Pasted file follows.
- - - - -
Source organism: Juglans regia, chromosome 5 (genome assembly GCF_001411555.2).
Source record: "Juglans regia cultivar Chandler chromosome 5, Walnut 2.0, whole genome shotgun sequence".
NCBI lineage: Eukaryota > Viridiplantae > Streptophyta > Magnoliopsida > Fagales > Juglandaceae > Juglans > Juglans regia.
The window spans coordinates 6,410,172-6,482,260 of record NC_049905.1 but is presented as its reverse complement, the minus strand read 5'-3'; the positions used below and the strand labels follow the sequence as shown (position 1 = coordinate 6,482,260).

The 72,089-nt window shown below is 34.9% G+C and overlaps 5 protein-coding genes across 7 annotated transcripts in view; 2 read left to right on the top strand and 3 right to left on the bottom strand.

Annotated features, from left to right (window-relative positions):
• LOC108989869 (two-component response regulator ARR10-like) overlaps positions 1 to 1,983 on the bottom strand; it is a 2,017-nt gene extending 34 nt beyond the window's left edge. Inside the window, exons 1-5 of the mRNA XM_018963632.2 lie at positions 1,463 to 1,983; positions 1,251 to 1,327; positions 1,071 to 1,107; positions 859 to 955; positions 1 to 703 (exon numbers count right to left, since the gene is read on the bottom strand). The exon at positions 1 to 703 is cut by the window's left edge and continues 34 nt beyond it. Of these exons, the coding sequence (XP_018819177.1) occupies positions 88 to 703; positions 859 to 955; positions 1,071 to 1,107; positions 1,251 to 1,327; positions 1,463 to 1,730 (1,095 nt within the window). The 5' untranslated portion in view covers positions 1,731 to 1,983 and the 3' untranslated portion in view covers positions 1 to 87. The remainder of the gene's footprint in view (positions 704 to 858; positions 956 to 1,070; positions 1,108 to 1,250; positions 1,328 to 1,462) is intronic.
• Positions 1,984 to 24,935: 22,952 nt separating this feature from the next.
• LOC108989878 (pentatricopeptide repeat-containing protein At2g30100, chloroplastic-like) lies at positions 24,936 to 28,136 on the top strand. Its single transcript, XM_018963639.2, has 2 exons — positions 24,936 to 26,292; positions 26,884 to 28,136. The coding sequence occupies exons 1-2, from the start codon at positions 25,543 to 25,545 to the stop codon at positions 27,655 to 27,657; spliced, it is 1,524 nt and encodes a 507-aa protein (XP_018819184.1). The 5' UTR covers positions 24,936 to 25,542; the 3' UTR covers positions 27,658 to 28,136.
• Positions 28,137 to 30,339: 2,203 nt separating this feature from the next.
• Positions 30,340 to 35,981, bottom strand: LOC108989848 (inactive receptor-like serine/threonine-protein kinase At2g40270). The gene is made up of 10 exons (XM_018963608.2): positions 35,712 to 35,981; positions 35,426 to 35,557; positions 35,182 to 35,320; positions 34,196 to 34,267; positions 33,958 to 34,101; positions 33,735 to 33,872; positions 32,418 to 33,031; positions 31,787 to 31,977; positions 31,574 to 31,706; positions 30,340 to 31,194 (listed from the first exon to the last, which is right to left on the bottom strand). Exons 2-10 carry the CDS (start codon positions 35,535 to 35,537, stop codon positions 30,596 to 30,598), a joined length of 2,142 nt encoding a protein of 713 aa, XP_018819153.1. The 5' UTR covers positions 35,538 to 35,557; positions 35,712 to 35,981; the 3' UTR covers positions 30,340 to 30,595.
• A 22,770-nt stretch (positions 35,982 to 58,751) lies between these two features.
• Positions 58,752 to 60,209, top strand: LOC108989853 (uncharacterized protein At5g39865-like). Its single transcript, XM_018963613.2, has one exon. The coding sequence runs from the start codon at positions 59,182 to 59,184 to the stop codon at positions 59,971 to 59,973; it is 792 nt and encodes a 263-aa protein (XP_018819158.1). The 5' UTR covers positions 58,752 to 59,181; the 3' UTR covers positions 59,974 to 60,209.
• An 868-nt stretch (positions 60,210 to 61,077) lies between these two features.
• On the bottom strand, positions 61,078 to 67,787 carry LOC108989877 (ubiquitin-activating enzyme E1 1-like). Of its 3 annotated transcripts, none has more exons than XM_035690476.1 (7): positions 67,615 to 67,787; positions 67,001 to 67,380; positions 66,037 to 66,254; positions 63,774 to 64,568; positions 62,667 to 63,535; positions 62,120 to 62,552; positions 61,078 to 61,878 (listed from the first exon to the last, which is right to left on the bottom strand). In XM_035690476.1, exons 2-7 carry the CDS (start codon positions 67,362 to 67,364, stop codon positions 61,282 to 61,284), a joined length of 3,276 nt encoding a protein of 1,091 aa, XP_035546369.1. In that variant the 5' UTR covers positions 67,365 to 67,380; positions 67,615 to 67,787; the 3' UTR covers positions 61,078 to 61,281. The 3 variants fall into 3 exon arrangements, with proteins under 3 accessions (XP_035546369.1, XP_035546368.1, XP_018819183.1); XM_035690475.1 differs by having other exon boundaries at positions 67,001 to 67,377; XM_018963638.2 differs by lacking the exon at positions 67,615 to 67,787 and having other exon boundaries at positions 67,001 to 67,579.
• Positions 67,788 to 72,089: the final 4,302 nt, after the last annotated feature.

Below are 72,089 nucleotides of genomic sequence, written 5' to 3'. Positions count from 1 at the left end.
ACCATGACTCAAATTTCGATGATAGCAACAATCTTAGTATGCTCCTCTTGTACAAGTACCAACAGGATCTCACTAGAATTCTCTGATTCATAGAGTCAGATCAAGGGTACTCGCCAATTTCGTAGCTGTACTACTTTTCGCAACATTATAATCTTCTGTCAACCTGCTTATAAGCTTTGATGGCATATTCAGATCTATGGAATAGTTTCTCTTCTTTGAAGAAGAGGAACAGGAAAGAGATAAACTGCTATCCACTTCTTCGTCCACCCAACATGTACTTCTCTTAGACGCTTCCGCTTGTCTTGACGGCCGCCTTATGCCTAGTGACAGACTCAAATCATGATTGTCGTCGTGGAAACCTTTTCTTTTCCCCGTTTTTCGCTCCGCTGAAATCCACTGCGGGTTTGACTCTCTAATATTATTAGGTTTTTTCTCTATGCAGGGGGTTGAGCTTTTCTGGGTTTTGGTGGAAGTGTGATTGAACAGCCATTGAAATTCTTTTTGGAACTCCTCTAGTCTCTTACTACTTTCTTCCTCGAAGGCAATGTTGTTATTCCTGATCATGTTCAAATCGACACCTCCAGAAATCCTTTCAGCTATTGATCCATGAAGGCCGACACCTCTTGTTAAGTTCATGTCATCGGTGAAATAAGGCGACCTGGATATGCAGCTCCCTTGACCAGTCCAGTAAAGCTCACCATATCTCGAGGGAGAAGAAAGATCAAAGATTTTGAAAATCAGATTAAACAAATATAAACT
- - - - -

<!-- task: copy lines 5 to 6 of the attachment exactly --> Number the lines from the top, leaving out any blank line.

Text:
The 72,089-nt window shown below is 34.9% G+C and overlaps 5 protein-coding genes across 7 annotated transcripts in view; 2 read left to right on the top strand and 3 right to left on the bottom strand.

Annotated features, from left to right (window-relative positions):